Magazine article Clinical Psychiatry News

Early Treatment Key in First-Episode Psychosis

Magazine article Clinical Psychiatry News

Early Treatment Key in First-Episode Psychosis

Article excerpt


SAN DIEGO -- According to Dr. Joseph P. McEvoy, early recognition and treatment of first-episode psychosis affords the best opportunity for a positive outcome.

"In the United States, we do a very poor job detecting psychosis early," Dr. McEvoy, professor and I. Clark Case Chair in Psychotic Disorders at the Medical College of Georgia, Augusta, said at the annual U.S. Psychiatric and Mental Health Congress.

"The sooner you identify them and get them into treatment the better they do in the long run. Treatment of these folks cannot be done by the smartest, best, most decent, overworked person doing 15-minute medication checks. It just can't happen. You need a team," he said.

Current estimates suggest that only 20%-40% of people who meet clinical high-risk criteria for a first episode of psychosis convert to psychosis within 2-4 years. A challenge for clinicians, he continued, is that the criteria for identifying individuals at risk for FEP have a low predictive value, which raises concern about unnecessary and potentially harmful interventions. "Any interventions we would want to try now for somebody we're worried about should have a very low burden of toxicity: antipsychotic medications at very low doses, cognitive-behavioral therapy to reduce or delay the onset of psychosis, and the use of long-chain polyunsaturated fatty acids," he said.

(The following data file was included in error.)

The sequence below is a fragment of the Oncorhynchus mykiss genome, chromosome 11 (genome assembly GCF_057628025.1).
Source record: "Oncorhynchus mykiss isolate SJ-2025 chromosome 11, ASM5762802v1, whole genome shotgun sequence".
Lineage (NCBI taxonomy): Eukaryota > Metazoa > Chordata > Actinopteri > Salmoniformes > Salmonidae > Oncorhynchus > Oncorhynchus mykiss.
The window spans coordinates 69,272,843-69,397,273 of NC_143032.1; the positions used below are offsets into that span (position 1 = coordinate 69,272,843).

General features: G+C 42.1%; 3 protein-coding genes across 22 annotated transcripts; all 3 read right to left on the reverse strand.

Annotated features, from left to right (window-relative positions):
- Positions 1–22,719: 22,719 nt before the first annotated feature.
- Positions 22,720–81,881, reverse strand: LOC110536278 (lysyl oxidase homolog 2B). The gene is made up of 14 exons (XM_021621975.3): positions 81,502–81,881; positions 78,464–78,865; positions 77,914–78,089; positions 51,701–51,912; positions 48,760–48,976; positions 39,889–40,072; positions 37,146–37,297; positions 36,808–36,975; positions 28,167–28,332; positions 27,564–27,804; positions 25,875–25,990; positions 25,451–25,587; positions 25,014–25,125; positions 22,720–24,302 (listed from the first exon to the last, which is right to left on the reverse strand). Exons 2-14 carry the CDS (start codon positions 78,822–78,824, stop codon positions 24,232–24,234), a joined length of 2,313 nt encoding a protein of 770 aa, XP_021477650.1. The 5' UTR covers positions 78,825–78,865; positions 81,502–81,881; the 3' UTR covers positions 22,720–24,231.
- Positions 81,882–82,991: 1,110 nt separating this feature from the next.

In a study led by Dr. McEvoy, researchers used a lipidomics platform to measure individual lipid species in 20 drug-naive patients with a first episode of schizophrenia, 20 patients with chronic schizophrenia who had not adhered to prescribed medications, and 29 controls without schizophrenia (PloS One. 2013;8[7]:e68717). They found that, compared with controls, patients with a first episode of schizophrenia demonstrated significant downregulation of several n3 polyunsaturated fatty acids, including 20:5n3, 22:5n3, and 22:6n3 within the phosphatidylcholine and phosphatidylethanolamine lipid classes. …

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